Changing the locale of the app seems like a too big of a significant side-effect for using log4cxx. So I don't see that it could be added to log4cxx or APR, just that you need to do it at the right place in your app which might be complicated if you are doing any logging before entering main or the like. I considered just using the UTF8CharsetDecoder or ISO8859CharsetDecoder if apr_os_locale_charset returned US-ASCII, but things would not be pretty if it guessed wrong.

        I'll close the bug report if there is no further discussion.

        Show
        Curt Arnold added a comment - Looked at this a bit more. It seems fairly well defined that you should call setlocale(LC_CTYPE or LC_ALL, "") if you expect to respect the locale specified by the environment variables. I'm guessing without that call, it is defaulting to the "C" locale which resulted in the assumption that you wanted US-ASCII as your charset. setlocale is not called by any function in APR, so there is not an APR way to force initialization of the locale. You just have to call the POSIX setlocale() method at the appropriate time. If your app is anticipating non-US-ASCII characters, it should be calling setlocale() or any C RTL call that depends on the charset would not behave as expected. It should also affect the MbstowcsCharsetDecoder in a similar manner. Changing the locale of the app seems like a too big of a significant side-effect for using log4cxx. So I don't see that it could be added to log4cxx or APR, just that you need to do it at the right place in your app which might be complicated if you are doing any logging before entering main or the like. I considered just using the UTF8CharsetDecoder or ISO8859CharsetDecoder if apr_os_locale_charset returned US-ASCII, but things would not be pretty if it guessed wrong. I'll close the bug report if there is no further discussion.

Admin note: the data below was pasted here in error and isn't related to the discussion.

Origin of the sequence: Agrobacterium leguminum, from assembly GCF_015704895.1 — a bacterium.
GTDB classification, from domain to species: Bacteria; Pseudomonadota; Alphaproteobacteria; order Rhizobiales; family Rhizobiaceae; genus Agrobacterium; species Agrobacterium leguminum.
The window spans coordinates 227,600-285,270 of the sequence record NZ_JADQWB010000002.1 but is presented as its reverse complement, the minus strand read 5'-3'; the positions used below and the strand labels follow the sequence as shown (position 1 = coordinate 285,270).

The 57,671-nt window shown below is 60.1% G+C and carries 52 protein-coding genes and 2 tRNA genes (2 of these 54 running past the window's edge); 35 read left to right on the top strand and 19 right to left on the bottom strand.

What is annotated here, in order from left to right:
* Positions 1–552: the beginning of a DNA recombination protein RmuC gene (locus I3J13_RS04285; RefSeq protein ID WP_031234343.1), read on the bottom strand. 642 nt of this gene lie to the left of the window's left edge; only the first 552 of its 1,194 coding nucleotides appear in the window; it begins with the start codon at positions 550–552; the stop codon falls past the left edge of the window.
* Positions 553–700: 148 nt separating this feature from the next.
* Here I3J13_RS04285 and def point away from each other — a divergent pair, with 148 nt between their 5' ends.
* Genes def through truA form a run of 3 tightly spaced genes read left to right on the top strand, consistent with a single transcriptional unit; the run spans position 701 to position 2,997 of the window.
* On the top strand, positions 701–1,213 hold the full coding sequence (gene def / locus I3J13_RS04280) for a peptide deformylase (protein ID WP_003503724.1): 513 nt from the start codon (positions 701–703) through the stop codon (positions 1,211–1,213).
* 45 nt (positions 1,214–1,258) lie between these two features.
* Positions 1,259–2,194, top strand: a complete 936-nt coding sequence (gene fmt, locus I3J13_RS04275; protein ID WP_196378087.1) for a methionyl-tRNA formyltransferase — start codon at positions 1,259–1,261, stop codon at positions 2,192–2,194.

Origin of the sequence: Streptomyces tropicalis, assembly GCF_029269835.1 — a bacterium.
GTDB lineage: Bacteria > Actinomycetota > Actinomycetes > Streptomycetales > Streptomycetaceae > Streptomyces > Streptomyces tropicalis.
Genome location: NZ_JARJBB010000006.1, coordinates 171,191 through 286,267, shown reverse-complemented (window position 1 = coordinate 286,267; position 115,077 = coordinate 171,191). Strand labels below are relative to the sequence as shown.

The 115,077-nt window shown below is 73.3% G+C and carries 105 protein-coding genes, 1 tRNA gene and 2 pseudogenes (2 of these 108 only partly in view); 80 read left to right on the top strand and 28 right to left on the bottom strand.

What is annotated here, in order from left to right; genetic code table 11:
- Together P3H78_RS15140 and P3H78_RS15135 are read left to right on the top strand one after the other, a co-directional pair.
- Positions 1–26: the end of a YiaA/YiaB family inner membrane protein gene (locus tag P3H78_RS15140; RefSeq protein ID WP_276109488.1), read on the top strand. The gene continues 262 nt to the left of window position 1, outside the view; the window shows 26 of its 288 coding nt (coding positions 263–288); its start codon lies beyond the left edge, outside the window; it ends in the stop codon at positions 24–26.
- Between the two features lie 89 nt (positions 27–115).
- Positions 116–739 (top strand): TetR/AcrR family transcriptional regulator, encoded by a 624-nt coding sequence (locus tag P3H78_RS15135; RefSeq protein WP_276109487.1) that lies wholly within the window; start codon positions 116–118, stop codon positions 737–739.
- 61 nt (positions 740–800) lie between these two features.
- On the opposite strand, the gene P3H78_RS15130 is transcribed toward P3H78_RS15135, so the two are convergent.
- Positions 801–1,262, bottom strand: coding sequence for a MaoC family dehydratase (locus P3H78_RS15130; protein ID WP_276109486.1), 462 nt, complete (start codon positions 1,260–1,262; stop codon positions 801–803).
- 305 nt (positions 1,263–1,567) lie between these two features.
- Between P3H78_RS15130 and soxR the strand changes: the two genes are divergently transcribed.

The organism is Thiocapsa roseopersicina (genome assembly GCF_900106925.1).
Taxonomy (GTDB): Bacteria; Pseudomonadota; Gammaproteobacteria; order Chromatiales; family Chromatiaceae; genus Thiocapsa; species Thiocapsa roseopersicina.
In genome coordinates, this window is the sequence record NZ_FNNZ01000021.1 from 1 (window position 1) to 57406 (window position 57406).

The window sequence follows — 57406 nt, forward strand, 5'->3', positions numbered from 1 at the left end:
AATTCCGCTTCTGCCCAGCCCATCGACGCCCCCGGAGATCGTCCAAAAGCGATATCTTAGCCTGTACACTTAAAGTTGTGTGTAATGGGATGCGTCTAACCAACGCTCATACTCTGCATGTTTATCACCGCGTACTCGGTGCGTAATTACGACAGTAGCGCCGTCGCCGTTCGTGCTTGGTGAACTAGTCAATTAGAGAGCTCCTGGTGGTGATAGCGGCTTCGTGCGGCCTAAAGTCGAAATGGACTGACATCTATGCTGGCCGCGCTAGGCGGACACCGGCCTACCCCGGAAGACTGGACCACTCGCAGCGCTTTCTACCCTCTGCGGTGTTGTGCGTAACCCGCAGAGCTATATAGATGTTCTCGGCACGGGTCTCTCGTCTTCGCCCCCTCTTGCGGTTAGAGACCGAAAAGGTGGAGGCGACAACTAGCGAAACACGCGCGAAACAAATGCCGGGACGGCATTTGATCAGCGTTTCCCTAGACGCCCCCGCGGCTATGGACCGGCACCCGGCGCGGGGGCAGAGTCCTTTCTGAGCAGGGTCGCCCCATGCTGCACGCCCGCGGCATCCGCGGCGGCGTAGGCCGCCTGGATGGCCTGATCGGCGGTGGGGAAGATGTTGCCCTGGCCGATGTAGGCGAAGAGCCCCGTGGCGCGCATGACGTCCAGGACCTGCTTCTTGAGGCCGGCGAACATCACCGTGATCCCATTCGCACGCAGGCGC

Hide
        Curt Arnold added a comment -

        Revision 525393 added calls to setlocale to the tests and example programs.